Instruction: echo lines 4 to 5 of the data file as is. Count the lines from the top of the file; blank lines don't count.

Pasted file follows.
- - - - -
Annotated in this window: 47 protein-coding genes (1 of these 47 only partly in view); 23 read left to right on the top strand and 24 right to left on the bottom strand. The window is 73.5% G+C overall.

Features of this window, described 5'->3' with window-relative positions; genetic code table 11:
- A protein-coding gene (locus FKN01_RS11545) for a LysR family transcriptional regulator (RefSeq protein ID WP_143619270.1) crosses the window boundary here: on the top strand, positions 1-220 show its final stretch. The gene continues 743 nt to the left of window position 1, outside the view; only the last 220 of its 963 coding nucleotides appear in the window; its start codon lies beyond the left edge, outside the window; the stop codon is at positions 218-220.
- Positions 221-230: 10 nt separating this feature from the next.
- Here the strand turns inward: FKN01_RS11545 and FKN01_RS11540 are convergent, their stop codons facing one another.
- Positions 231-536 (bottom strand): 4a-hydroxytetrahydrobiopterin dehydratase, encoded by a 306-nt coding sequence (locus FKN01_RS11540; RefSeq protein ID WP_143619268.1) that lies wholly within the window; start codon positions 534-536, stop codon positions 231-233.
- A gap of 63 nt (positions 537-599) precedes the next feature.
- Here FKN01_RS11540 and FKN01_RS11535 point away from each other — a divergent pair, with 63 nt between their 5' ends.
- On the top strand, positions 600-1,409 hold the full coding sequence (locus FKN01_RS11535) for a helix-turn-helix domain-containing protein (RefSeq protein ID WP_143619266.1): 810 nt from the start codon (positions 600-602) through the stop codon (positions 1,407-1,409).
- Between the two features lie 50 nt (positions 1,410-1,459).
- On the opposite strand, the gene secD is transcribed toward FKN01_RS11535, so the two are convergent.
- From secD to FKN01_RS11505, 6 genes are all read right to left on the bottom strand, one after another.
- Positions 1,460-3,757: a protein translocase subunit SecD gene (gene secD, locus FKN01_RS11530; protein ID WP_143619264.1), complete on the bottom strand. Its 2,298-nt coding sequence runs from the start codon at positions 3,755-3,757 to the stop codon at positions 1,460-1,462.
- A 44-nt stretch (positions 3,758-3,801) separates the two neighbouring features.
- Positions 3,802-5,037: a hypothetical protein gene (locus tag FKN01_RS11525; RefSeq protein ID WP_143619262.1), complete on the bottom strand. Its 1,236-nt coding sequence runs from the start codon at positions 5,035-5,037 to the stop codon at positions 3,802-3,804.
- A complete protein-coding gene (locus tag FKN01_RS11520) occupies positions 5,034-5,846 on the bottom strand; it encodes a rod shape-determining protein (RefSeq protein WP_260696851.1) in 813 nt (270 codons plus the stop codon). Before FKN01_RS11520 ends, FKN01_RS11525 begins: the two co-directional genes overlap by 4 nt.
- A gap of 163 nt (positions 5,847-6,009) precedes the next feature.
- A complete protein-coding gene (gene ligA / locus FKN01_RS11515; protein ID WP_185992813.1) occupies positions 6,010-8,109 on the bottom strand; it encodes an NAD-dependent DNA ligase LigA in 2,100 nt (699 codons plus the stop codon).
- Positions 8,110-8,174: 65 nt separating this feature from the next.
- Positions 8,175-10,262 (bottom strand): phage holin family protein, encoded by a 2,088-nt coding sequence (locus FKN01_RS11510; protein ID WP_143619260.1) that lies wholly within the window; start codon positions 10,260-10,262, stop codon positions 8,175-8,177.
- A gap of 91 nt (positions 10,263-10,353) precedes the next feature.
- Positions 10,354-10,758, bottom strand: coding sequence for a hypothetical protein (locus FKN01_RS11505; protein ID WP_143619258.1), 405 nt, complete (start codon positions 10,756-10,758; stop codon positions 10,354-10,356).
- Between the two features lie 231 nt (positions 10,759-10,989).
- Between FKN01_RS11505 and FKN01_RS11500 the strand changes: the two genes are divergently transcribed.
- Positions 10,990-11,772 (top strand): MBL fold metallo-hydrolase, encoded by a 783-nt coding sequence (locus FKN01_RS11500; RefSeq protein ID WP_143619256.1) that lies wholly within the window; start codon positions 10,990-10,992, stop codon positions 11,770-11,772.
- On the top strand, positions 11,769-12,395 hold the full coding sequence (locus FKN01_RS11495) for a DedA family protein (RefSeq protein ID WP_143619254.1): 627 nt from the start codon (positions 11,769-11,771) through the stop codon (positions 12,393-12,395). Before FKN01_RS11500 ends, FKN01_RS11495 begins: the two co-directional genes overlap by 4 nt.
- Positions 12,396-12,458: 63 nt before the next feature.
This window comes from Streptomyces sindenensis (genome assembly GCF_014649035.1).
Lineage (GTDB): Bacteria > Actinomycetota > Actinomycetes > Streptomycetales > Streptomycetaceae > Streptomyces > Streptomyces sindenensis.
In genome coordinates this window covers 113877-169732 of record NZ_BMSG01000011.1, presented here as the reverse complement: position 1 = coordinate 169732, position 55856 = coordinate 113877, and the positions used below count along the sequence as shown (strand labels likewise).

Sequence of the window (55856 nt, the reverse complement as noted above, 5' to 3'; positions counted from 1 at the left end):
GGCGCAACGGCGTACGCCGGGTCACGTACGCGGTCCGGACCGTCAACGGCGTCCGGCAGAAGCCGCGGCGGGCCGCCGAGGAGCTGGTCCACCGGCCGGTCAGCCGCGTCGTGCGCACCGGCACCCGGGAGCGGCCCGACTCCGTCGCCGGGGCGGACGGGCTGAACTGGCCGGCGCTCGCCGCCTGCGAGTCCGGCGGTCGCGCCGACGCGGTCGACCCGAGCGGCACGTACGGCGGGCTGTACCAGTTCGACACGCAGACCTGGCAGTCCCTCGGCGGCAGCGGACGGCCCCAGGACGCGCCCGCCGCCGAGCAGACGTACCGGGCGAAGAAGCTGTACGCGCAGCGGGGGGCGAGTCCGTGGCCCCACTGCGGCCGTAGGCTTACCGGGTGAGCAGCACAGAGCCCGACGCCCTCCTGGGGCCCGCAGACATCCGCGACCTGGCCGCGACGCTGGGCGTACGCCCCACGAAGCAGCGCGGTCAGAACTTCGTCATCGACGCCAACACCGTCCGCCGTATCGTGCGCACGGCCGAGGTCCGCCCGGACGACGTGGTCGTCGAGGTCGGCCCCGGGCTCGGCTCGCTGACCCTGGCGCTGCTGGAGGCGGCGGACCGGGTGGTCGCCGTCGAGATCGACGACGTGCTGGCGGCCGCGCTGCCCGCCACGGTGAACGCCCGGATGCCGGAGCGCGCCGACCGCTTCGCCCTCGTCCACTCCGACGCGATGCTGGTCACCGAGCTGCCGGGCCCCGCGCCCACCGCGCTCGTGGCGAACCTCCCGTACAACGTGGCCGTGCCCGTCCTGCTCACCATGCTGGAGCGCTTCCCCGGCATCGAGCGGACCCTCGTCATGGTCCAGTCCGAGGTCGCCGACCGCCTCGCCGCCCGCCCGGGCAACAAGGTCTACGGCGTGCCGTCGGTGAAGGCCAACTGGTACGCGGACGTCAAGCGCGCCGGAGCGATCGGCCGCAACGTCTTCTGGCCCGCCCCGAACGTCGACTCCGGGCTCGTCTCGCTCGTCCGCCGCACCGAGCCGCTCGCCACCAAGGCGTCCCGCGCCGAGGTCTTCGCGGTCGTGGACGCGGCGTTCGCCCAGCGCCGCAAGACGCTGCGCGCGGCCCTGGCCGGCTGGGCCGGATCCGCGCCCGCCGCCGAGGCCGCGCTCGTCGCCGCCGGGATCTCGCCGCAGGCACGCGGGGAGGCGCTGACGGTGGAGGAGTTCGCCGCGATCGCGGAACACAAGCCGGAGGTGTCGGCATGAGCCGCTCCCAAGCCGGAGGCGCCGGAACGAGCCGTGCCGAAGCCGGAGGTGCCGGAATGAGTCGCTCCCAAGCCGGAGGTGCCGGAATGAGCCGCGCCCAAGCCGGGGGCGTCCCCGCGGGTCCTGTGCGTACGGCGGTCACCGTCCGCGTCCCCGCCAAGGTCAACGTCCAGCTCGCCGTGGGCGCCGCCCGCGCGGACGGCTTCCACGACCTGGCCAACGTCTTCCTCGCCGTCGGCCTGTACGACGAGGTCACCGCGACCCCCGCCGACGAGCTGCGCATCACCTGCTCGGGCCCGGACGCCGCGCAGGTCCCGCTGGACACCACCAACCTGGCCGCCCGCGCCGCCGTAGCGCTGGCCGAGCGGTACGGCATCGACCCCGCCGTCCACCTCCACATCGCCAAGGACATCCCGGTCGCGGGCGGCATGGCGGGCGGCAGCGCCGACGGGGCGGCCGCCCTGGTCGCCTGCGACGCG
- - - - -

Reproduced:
- Positions 221-230: 10 nt separating this feature from the next.
- Here the strand turns inward: FKN01_RS11545 and FKN01_RS11540 are convergent, their stop codons facing one another.